Begin harvesting rutabaga roots when they’re 3 to 5 inches in diameter, about the size of a grapefruit. Early, small roots offer succulent, tender flavor; frost sweetens maturing roots. Harvest roots as you need them, leaving the rest of the crop in the ground. To harvest, hand-pull or carefully dig roots. In coldest zones, prolong the harvest by snipping leaves back to a few inches and heavily mulching planting beds with straw. Continue to harvest as needed until soil threatens to freeze, at which point the rutabagas must either be picked or mulched (see below).

Rutabagas store well for months, staying fresh as long as they’re held in humid conditions. After digging, prepare roots for storage by cutting tops to an inch above roots. Place in a cold, moist root cellar held as closely to 32 degrees as possible. To store in the refrigerator, place roots in vegetable storage bags and tuck them in the crisper. For large harvests, store rutabagas in moist peat moss, sand, or sawdust in a cool shed or garage—some place they won’t freeze. Another way to prolong fresh storage is to dip roots in warm, melted paraffin. After coating in wax, store in a cool place.

Some gardeners store roots in place through winter by leaving them in the ground and covering with mulch to protect freezing.

FAQs

Are the leaves of the rutabaga plant edible?

Yes, when harvested at a tender stage, the leaves are good for salads, or for boiling like turnip greens.

Do rutabagas store like potatoes?

Rutabagas can be stored for several months if kept cool (about 40 degrees F) and dry. You can also leave them in the ground over winter if you mulch heavily and pull back the mulch to dig them through the winter.

24 Comments

John Rodda

We love rutabaga, but have never planted same. Would we be wise to get a plant to expedite thngs or seeds? And being from N. Ga. when would be the best time to plant rutabaga?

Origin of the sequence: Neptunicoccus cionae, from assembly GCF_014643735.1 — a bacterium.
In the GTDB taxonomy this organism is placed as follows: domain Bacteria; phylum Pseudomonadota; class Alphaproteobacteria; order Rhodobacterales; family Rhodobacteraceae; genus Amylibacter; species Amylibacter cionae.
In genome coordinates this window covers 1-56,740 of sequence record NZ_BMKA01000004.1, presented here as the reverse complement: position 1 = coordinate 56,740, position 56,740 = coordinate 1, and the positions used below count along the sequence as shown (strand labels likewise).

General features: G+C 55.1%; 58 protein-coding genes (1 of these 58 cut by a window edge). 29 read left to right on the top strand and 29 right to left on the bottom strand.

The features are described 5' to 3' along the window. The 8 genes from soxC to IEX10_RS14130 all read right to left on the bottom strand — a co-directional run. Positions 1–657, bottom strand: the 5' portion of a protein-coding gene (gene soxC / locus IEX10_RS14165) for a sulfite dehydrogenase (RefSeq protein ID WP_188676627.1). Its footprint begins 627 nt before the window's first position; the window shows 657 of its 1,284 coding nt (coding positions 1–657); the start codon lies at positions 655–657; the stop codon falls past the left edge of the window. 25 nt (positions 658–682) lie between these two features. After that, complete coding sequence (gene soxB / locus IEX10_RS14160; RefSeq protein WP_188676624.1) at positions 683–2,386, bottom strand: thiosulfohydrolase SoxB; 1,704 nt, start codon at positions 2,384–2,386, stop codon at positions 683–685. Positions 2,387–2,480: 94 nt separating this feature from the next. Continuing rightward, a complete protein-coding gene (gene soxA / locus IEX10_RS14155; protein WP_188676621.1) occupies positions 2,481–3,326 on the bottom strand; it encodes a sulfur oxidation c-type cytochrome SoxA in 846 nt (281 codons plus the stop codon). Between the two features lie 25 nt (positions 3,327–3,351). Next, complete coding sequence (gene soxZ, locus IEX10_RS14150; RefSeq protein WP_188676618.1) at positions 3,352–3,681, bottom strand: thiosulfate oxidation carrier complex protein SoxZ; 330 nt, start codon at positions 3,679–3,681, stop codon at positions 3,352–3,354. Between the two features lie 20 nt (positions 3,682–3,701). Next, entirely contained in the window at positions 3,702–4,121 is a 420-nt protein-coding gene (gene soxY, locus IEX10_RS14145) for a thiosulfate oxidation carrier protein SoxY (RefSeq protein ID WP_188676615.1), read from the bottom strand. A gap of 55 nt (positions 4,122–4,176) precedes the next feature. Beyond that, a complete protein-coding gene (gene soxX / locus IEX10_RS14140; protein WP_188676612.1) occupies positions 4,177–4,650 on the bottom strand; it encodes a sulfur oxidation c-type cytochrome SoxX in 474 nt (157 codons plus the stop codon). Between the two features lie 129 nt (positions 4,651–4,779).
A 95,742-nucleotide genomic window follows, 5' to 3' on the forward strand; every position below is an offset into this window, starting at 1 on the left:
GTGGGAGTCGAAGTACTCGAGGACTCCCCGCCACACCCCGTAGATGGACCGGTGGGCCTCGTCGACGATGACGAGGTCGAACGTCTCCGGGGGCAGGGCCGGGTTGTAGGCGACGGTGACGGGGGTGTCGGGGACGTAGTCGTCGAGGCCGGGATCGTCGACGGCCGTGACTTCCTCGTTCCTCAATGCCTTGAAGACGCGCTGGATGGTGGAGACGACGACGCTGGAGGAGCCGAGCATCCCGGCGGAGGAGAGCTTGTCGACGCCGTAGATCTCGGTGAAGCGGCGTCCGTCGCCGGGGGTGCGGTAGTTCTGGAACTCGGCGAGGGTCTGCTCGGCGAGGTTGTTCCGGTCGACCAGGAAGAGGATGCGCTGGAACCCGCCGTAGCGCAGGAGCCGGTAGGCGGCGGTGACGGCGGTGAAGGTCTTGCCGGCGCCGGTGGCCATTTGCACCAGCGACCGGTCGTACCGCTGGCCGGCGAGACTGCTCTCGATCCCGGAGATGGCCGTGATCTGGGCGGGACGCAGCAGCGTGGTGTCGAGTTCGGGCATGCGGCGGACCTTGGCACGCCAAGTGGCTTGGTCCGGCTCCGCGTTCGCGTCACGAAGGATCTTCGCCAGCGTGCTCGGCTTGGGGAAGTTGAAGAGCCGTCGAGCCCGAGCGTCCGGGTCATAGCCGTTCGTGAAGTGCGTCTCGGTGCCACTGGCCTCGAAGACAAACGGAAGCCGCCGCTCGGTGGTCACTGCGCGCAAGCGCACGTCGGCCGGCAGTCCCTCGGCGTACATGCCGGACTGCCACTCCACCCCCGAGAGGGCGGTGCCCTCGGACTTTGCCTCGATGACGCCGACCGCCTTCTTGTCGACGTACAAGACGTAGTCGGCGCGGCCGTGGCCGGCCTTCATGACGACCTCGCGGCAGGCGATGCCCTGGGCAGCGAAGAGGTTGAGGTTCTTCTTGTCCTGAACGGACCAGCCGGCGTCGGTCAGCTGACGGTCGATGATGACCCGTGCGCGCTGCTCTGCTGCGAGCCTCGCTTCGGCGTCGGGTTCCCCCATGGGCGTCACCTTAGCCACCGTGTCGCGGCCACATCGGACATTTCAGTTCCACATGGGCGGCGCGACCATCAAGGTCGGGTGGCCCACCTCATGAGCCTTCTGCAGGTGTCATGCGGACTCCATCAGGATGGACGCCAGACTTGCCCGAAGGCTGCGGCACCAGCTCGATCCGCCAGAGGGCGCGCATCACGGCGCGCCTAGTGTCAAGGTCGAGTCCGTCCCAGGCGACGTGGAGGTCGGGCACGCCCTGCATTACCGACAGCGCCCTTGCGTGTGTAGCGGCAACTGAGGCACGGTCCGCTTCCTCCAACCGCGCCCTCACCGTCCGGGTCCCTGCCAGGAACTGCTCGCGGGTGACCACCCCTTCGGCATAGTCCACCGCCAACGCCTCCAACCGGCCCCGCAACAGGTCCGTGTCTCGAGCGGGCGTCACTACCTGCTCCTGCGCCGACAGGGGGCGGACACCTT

Reply
Danielle Carroll

Hi John,
Rutabagas will grow well in Georgia. Think about planing a little later for a fall crop. This information is from the University of Georgia extension. You will find the planting dates and other cultural details on growing rutabagas in your area. -danielle, Bonnie Plants

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Amit

Hi, a question related to allowing rutabagas to go to seed in the second year. In the second year, are the plants equally threatened by the cabbage looper butterfly, flea beetles, and the plant’s other nemeses? Or, is this not an issue? Thanks.

Reply
Theresa

A couple weeks ago, I bought some waxed rutabagas, put them in the pantry, and promptly forgot about them. Today, I found that one of them had sprouted (and is actually kind of cute). Is it possible to replant the root or even a sprout to have as just a plant around my apartment? If so, what should I do?

I’m sorry if these seem like dumb questions, but I am clueless when it comes to plants.

Reply
Mary Beth

Hi Theresa,
That’s not a dumb question. Nature always has tons of wonder in store for us, so we are always learning and experimenting. My answer depends on what you’d like to gain from your rutabaga. Your hope in planting a rutabaga seed is to gain one large rutabaga root to eat. So, you won’t gain any extra food to harvest by potting up your one root. But, if you want to watch it grow for foliage and to perhaps bloom and set seed for collection, you can certainly do that. The wax coating shouldn’t remain on the exterior, or else your experiment may rot. I say you eat the rutabaga you bought and try to plant new ones early this season for an additional harvest! Growing is addictive. ~Mary Beth, Bonnie Plants

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Mitch Jones